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A Win for Political Compromise

A primary challenge this week sent a message to politicians nationwide about how much freedom they have to step outside party lines.

Virginia House Speaker William Howell
David Kidd
UPDATE: As of June 10, 2015, William Howell won by a 2-to-1 ratio, according to unofficial returns.

Leaders have always been second-guessed. These days, however, that tendency could cost some their jobs. William Howell, who has served as speaker of the Virginia House for a dozen years, has found that out. As an opponent of the Affordable Care Act and a former national chair of the American Legislative Exchange Council, he would appear to have his conservative credentials in order. Nevertheless, he faces a challenge from the right in the June 9 primary.

Susan Stimpson is attacking him for supporting a tax increase to pay for transportation. She’s backed by some of the same people who engineered last year’s biggest political upset, the primary defeat of Virginia Rep. Eric Cantor, who had been serving as the U.S. House majority leader.

Their voting records may suggest that both Howell and Cantor are solid conservatives, but that’s not enough to inoculate them from criticism, says Larry Sabato, a government professor at the University of Virginia. “It’s hard to serve as speaker and refuse to compromise,” he says. “In today’s GOP, it only takes one or two compromises on hot-button issues such as taxes or social issues to produce a primary challenge.”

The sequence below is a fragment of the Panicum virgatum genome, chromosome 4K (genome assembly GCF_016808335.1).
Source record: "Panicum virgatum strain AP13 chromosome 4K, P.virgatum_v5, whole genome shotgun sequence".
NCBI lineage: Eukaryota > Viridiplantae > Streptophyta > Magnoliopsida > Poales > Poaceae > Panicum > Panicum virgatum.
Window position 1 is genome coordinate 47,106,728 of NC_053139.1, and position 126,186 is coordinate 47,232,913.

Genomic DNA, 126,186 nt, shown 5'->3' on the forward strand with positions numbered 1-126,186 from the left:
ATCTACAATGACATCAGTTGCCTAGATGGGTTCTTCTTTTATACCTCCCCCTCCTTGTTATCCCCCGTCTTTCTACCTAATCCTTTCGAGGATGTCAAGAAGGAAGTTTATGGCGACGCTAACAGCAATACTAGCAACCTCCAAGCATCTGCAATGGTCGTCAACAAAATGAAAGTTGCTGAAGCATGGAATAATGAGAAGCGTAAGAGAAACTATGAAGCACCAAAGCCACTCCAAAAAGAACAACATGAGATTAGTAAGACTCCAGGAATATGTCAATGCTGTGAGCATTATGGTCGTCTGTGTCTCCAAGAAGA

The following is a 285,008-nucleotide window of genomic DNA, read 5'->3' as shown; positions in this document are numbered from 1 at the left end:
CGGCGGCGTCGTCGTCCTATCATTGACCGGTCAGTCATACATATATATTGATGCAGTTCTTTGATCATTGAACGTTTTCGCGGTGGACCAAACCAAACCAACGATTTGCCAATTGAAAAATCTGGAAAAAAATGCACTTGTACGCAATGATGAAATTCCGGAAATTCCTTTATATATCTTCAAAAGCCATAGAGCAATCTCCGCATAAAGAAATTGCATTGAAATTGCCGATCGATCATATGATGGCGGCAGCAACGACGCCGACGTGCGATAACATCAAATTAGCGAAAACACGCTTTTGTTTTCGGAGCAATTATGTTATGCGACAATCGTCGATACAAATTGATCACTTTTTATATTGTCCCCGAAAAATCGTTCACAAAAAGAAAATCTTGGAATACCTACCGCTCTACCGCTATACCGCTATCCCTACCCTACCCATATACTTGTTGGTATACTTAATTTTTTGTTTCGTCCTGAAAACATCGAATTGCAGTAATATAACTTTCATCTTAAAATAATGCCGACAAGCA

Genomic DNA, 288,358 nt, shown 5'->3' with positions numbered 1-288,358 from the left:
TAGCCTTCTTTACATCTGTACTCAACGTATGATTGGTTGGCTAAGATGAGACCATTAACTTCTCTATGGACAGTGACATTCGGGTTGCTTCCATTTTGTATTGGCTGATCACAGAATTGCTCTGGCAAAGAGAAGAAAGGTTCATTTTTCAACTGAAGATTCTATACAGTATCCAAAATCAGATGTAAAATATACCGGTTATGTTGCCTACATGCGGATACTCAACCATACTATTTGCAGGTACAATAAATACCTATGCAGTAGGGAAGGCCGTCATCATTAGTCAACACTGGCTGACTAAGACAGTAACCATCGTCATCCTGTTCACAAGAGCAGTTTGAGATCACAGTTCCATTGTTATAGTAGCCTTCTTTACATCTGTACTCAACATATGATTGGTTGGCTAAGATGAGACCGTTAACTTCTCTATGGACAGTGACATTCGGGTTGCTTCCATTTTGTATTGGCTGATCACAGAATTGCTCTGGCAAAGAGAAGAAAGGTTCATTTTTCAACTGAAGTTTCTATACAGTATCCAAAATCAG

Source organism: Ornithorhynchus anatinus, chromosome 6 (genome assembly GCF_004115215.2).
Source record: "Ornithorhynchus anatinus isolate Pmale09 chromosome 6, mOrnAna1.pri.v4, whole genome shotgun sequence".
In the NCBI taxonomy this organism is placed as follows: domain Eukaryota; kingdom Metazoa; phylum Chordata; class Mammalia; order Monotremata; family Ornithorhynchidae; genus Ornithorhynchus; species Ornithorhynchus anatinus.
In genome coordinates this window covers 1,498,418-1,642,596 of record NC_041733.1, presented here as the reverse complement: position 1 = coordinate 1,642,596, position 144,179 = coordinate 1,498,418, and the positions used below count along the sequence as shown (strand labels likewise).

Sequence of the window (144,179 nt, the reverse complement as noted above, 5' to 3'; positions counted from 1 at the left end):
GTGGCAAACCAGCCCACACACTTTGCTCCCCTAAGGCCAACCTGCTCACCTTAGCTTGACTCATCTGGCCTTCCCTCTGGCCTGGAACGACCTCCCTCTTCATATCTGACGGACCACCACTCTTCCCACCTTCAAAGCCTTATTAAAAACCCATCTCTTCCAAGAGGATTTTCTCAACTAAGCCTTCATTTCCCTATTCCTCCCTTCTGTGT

Howell isn’t the only leader who has to worry. Various speakers such as Joe Straus in Texas and Beth Harwell in Tennessee have faced whisper campaigns or loud complaints that they aren’t conservative enough. In Nevada, Speaker John Hambrick survived an abortive recall campaign, brought on by loose talk around the capitol about a tax increase.

Leaders are still able to punish lawmakers who vote the wrong way by taking away committee assignments and parking spaces. But now they have to worry that if they step outside the party line themselves on a given issue, they could be attacked inside the chamber or back home. And, in the super PAC era, any plausible challenger can gin up funding for a real race. “As it always does, it seems to come back to campaign finance and money,” says Tim Storey, who tracks leadership issues for the National Conference of State Legislatures. “These low-turnout elections can be hijacked, and that’s a constant concern for leaders.”

Having seen what happened to Cantor, Howell is taking the threat he faces quite seriously. “To rest on your laurels and high office is to court disaster in today’s Republican politics,” Sabato says. “Howell gets it.” Whether he survives will say a lot to leaders around the country about how much freedom they have to move policy, even if it means casting a vote that won’t sell well in a primary.

Alan Greenblatt is a senior staff writer for Governing. He can be found on Twitter at @AlanGreenblatt.
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